JOHANNESBURG (AP) — South African rioters blocked roads, looted shops and burned vehicles on Tuesday in several areas of the country’s capital, Pretoria, in a show of anger over the selection of the ruling party’s mayoral candidate ahead of local elections.
The violence raised concerns about security ahead of the Aug. 3 elections in South Africa, where periodic unrest over the lack of basic municipal services already stretches police in many poor communities. In the past year, violence and vandalism have also hit some universities and other schools as students protest high fees and voice other grievances.
The unrest in Pretoria began Monday and affected several poor areas on the periphery of the city, including Mamelodi and Atteridgeville. Mamelodi resident Lucky Pule said people burning vehicles tried to stop others from filming it with their mobile phones. He described a chaotic scene.
“I was scared, especially when the other bus’s diesel tank started exploding. It exploded and then the fire was all over the place,” Pule told an Associated Press videographer.
Most Read Stories
Stratolaunch Credit: Courtesy of Vulcan Inc.
Paul Allen’s giant plane takes shape in the desert, but its market is unclear
Peggy Haug, right and Juanita Merrifield sit on the front porch of their Wallingford neighborhood rental they have cared for, planted gardens around and have live at for the past eight years.
‘Free lunch is over’ for tenants: $1,000 hikes hit some older Seattle rentals
In a photo provided by Obama for America, Barack Obama, 10, and his father on the only visit Barack Obama Sr.
Unearthed letters from Obama’s father could be painful to his son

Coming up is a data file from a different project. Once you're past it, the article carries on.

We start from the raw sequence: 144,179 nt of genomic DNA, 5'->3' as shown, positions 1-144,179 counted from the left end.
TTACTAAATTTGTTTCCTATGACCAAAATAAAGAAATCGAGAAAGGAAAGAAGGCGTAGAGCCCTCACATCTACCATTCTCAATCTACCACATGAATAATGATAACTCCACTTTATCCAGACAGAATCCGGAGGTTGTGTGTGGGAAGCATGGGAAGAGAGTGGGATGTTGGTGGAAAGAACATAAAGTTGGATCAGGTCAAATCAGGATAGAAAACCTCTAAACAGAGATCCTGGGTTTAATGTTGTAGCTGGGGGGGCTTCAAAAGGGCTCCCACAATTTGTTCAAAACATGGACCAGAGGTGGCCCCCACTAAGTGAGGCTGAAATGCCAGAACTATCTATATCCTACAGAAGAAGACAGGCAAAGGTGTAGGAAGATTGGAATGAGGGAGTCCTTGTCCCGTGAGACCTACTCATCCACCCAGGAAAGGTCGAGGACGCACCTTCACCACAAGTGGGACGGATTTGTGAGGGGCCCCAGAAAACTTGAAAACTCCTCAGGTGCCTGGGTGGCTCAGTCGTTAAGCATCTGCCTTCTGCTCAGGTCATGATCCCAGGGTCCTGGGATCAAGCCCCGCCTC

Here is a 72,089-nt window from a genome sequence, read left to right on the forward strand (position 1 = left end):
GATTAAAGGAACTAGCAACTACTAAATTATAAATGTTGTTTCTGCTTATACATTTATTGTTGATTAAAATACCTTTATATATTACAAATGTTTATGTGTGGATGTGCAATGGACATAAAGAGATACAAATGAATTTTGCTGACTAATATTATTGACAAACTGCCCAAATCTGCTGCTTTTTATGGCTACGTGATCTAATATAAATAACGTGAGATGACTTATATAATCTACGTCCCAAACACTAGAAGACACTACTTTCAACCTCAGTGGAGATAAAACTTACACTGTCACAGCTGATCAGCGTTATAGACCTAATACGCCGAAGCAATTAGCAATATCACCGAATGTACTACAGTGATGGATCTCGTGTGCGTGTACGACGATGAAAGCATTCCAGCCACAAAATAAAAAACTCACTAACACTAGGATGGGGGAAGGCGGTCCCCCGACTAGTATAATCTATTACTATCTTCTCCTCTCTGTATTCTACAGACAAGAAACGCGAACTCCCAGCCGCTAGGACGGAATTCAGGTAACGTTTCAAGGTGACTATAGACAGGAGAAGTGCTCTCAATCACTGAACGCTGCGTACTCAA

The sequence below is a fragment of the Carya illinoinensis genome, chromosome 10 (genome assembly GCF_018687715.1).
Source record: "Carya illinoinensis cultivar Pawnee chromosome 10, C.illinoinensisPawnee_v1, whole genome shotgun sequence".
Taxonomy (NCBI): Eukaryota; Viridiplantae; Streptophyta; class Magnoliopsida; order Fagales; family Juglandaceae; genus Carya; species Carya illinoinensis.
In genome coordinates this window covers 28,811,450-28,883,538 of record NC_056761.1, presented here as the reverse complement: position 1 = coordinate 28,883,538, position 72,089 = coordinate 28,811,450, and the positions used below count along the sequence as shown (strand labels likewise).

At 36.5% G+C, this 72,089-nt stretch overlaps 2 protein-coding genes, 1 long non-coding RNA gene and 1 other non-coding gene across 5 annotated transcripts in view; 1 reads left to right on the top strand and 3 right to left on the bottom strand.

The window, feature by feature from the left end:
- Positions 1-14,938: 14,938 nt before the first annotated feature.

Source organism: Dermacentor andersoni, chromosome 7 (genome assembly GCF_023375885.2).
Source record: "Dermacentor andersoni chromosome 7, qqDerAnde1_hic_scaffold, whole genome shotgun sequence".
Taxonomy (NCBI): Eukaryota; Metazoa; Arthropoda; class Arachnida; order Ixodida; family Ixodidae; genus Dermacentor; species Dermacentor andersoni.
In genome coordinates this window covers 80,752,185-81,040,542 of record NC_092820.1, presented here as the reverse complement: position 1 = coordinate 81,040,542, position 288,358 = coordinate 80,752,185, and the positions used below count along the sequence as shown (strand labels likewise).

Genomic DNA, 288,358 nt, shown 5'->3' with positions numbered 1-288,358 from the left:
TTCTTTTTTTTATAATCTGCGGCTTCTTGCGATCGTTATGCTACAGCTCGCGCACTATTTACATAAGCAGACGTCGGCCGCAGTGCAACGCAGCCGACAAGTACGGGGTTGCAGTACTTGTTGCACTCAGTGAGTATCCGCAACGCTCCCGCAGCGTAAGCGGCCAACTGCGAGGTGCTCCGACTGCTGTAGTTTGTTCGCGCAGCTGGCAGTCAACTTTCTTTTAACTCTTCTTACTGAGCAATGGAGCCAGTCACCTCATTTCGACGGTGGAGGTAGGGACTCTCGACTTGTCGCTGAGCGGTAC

Quarterback Russell Wilson takes a breather during Seattle Seahawks organized training activities Thursday June 9, 2016 at the Virginia Mason Athletic Center in Renton, Washington.
What national media are saying about Russell Wilson, Seahawks heading into summer
She bullies the kids, so tell live-in girlfriend to get out
Unlimited Digital Access. $1 for 4 weeks.
Nineteen buses were burned in Mamelodi, the transport ministry said.
“These actions paint a negative picture of our country and makes it a mockery in the eyes of the nation,” the ministry said in a statement.
Rioters stoned some emergency vehicles, and ambulances were unable to reach sick patients in some areas, reported the African News Agency, a South Africa-based media outlet. Authorities closed a section of a major highway north of Pretoria because of the violence.
The South African government appealed for dialogue and condemned the violence, saying in a statement: “Perpetrators will face the full might of the law.”
There were no immediate reports of casualties or arrests.
Pretoria is home to government ministries and foreign embassies.
Some residents said they had not been adequately consulted over the selection of Thoko Didiza, a former Cabinet minister from the coastal city of Durban, as mayoral candidate for the African National Congress in local elections. They want incumbent Kgosientso Ramokgopa to stay, though Ramokgopa has backed Didiza as his replacement, according to the African News Agency.
Additionally, the ruling party has been under strain because of corruption allegations against President Jacob Zuma, who was instructed by the Constitutional Court to reimburse the state for a portion of more than $20 million in state spending on his private home. Many South Africans are also unsettled over allegations that a wealthy business family, the Guptas, has influenced some of Zuma’s Cabinet picks, though the president denies any inappropriate conduct.
Follow Christopher Torchia on Twitter at www.twitter.com/torchiachris